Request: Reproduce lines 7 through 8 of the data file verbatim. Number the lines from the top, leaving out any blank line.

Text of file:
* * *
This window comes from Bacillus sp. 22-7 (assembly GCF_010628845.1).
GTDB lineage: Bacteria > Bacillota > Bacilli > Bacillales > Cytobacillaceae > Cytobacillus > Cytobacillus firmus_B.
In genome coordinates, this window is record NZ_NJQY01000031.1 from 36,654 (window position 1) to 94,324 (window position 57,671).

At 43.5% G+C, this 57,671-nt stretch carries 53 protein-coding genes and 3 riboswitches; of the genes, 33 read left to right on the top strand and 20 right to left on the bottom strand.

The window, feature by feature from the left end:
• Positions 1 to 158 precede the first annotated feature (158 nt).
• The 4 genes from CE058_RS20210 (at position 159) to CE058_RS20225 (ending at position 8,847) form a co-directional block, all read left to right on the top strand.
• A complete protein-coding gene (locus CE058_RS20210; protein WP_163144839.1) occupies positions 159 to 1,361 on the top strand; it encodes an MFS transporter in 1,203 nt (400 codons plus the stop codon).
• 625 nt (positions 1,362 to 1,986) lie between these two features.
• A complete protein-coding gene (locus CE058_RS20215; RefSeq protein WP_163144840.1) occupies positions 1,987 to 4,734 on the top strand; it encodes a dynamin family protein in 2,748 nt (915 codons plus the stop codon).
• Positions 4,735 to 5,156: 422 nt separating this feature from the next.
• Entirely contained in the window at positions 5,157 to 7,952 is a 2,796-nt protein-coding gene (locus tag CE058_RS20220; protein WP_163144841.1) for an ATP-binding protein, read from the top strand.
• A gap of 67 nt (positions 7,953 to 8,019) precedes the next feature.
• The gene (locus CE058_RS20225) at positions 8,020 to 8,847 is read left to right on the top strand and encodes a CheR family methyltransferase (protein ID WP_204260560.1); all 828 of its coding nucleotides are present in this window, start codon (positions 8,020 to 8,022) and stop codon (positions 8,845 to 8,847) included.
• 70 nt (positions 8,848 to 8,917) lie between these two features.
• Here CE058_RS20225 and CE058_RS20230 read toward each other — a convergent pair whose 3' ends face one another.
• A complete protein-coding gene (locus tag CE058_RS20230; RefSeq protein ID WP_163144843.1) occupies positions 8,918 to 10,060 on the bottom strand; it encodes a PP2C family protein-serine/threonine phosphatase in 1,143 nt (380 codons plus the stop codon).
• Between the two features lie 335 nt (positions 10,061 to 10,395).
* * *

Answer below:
• The 4 genes from CE058_RS20210 (at position 159) to CE058_RS20225 (ending at position 8,847) form a co-directional block, all read left to right on the top strand.
• A complete protein-coding gene (locus CE058_RS20210; protein WP_163144839.1) occupies positions 159 to 1,361 on the top strand; it encodes an MFS transporter in 1,203 nt (400 codons plus the stop codon).